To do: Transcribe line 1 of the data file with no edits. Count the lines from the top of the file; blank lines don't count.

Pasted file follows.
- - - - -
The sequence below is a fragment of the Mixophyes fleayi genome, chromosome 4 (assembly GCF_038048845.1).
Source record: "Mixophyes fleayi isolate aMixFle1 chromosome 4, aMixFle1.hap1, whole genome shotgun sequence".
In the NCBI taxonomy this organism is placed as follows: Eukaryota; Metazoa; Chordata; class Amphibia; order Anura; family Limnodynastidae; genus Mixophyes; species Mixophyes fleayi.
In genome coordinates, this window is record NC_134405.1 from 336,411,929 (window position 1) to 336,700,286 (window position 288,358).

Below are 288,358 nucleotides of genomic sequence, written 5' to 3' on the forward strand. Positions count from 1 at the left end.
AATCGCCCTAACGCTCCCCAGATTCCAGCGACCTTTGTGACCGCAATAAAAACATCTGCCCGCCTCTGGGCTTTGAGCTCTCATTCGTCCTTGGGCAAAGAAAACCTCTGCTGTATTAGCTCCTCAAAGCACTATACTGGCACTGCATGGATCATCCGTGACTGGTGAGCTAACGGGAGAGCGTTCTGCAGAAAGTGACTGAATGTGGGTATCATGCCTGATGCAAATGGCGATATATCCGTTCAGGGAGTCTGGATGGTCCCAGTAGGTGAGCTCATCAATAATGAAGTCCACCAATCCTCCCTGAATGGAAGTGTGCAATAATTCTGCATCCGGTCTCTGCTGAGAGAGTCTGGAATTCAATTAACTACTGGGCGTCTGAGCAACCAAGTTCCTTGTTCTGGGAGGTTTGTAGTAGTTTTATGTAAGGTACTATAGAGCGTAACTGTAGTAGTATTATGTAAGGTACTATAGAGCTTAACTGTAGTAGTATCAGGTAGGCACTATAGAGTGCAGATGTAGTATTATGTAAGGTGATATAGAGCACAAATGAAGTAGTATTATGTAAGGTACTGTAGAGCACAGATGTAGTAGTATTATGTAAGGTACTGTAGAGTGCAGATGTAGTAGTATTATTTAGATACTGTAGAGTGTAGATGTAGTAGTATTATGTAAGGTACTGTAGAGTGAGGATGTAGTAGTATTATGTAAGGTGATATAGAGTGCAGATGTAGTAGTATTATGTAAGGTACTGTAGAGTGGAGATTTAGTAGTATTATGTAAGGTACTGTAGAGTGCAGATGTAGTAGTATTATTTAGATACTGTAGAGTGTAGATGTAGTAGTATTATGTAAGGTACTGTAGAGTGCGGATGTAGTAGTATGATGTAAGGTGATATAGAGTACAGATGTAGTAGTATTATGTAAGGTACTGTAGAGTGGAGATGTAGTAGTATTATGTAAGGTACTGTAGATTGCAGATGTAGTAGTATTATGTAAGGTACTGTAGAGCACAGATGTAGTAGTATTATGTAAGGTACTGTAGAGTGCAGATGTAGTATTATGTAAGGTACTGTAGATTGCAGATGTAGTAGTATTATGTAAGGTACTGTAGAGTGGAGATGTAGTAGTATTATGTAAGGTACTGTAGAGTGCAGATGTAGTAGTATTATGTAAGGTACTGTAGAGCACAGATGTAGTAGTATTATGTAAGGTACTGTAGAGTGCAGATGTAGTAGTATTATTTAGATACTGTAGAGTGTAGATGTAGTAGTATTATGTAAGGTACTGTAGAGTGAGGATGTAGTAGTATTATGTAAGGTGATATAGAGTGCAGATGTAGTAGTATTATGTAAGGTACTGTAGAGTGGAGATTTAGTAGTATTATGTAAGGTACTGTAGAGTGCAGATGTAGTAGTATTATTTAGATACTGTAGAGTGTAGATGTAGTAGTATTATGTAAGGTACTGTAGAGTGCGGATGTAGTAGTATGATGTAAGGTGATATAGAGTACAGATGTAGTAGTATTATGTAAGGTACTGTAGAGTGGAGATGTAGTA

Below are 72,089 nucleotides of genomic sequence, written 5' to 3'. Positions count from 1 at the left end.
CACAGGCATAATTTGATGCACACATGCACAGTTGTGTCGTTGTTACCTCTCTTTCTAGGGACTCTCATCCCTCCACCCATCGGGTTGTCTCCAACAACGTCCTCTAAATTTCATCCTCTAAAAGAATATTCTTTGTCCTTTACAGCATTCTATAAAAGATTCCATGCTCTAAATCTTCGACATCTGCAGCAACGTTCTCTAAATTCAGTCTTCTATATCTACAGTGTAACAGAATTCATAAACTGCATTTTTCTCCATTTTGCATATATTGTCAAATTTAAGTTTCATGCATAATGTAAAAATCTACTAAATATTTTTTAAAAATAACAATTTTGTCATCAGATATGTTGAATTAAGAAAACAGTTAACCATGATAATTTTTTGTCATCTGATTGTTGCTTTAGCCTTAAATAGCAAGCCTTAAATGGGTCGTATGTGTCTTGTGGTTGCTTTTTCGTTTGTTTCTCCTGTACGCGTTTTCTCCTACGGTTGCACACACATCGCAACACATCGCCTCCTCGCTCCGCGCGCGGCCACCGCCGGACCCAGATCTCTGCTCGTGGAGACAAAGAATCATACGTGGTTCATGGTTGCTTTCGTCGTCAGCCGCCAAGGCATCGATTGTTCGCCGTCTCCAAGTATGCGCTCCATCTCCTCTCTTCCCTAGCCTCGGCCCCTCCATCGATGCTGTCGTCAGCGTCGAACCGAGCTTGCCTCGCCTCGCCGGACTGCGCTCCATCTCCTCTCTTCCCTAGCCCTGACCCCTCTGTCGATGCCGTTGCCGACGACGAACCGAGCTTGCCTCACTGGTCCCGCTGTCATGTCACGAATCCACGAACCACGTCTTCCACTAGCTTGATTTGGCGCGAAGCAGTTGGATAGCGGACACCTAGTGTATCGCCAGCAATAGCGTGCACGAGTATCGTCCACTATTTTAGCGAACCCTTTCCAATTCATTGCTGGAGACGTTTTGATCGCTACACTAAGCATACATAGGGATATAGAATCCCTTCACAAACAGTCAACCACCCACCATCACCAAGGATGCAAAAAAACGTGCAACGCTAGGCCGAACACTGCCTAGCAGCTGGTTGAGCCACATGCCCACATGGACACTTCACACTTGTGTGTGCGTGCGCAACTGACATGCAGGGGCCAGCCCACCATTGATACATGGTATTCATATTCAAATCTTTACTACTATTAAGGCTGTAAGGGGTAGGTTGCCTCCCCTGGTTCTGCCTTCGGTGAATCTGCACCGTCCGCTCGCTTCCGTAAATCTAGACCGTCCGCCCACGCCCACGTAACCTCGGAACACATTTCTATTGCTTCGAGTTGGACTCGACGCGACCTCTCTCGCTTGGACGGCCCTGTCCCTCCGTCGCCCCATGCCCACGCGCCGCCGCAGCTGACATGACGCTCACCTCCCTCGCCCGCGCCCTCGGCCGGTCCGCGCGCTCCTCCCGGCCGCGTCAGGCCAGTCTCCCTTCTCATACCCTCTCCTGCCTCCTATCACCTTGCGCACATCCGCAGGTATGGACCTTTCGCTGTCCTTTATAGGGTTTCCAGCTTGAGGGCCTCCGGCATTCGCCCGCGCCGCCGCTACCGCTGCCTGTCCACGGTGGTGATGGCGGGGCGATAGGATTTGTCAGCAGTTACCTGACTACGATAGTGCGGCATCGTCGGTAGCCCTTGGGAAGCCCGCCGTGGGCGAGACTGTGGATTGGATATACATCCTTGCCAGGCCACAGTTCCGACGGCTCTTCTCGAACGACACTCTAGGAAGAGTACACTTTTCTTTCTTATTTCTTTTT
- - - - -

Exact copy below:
The sequence below is a fragment of the Mixophyes fleayi genome, chromosome 4 (assembly GCF_038048845.1).